By Susan Phillips
Jim was gone. He died a hero in the Great War and Sally would never see him again. Her last glimpse of him was in his coffin, lying peacefully in his uniform, with a few medals pinned on his chest. Just before the casket was closed, his mother removed the medals and offered one to Sally. She thought of refusing, but Jim had been so proud of being a soldier that she took it and pinned it on her jacket.
They had gotten engaged six months before war broke out and then sensibly decided to wait until the war was over. “I’ll be home before Christmas,” Jim had assured her when she saw him off at the train station, “and then we’ll have the grandest, largest wedding you’ve ever been to.”
He hadn’t come back that first Christmas nor the next nor the next and when he finally returned, it was in a coffin. Although they hadn’t married, Sally thought of herself as a war widow and had worn black for a year. She still wore his medal pinned to her jacket.
As soon as Jim left for France, Sally found a job in a lawyer’s office. She made tea every morning, filed documents and eventually learned to use the typewriting machine. She rented rooms in a respectable boardinghouse and now lived a quiet, not unhappy life.
A year after Jim’s death, Sally visited her parents and decided to go through the trunks she had left behind in the attics. She flipped through old schoolbooks and half-read novels, fingered scarves and shirtwaists she would never wear again. In the third trunk she found her almost-forgotten trousseau. Had she and her mother really spent so many evenings and weekends tatting and then sewing lace on nightgowns and robes she had never worn, would never wear? And then she found her wedding dress, the ivory silk a bit yellowed. She had finished sewing it before that first Christmas, had tried it on once and folded it away. She would not put it on again, she had decided, until her wedding day. And there it had lain for years. Sally sighed. She was an unmarried war widow; she would never wear that beautiful dress. But before she left her parents’ house she packed up the dress and took it back to the boardinghouse.
Mr. Smythe owned a small photographic studio and specialized in family portraits. He enjoyed coaxing small children to smile and kept a pile of dolls and toy trains for them to hold if they squirmed too much. He always knew what to say to relax his clients. “I’ve never seen a more radiant bride.” “You must have had a very brave war.” “Happy anniversary. You both look too young to be married twenty years.” He didn’t encourage anyone to laugh, but a smile was fine if the client could sit still long enough. If they moved the photograph would come out blurry and no one wanted that.
Mr. Smythe had been in business for years. He took photographs of girls in their christening gowns and their wedding gowns. He photographed boys in their sports uniforms and in their Army uniforms. Some had received their orders so suddenly that they didn’t return to claim their final portraits. Some, he knew, would never return. He kept those photographs in case a family member came later to pick it up. Maybe, he thought, there was a way to use an old photograph to console a grieving mother or wife. Some soldiers came back in coffins, and Mr. Smythe had even taken photographs at their funerals—often with grieving families surrounding the young men. When he was first starting out, Mr. Smythe thought that people wanted photographs to remember their happiest moments. Sometimes that was true. But often people wanted photographs for other reasons.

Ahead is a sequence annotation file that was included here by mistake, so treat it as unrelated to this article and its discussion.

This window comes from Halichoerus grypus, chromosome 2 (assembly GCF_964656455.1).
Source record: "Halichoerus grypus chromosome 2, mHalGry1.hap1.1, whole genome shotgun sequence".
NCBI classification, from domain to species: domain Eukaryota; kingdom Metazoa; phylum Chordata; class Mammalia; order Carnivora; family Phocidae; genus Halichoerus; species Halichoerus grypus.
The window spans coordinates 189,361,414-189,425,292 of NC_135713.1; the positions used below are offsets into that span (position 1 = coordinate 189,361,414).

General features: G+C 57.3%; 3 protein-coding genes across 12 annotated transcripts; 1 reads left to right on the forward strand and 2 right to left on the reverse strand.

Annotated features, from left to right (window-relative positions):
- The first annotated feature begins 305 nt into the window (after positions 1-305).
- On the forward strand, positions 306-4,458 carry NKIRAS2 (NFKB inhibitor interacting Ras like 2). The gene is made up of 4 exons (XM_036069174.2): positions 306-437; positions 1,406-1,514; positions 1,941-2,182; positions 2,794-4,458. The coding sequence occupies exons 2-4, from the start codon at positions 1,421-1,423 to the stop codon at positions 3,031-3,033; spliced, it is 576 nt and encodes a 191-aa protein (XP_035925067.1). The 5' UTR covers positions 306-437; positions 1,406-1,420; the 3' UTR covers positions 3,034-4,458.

It had been foolish to bring her wedding dress back. And it was even more foolish to hang it up in the closet where she saw it every day. What had she been thinking? Sally considered donating the dress to charity, but she could never bear to part with it, and give it to some poor bride.
One day Sally found herself in Mr. Smythe’s studio, arranging to have her portrait—her wedding portrait—taken. If he was surprised he didn’t show it. Perhaps he had been asked to take similar photographs.
Mr. Smythe saw a tall young woman with brown eyes and brown curls, with the same sad and determined expression on her face he saw on so many other young women. This girl obviously thought she’d never marry. And that was probably true. So many young men had died in the Great War. The way things were going the war was destined to leave a generation of spinsters and widows.
Mr. Smythe pushed an overstuffed plush chair over and helped Sally find a comfortable, flattering pose. He located a light blue backdrop and arranged it behind her. Then he stepped behind his camera and hunched over beneath the black cloth. She was a pretty girl, he thought. If he hadn’t been married for twenty-five years he might have considered inviting her to tea after the sitting. Although he liked to tell his Dora all about his day, he would never share that foolish thought with her.
Sally had been nervous at first, but Mr. Smythe’s gentle jokes and old-fashioned compliments calmed her down. As she sat in the chair she tried to imagine Jim standing by her in his uniform or in a formal suit and top hat. The thought of Jim and her undying love for him comforted her.
Afterwards Mr. Smythe told Sally to return in a week and the portrait would be ready. What a nice girl she seemed, he thought. She would have made her young man a good wife.
Sally returned the next week. As soon as she saw the photograph she started crying. She looked exactly as she had dreamed she would on her wedding day—arrayed in the lacy gown and large hat, looking both nervous and happy. And there behind her, in his full uniform, was a proud, serious-looking Jim.
Spirit photography was popular from the 1860s until the early 20th century. There were a few different techniques of how to incorporate dead spirits into photographs with living people.
Category: Featured, Fiction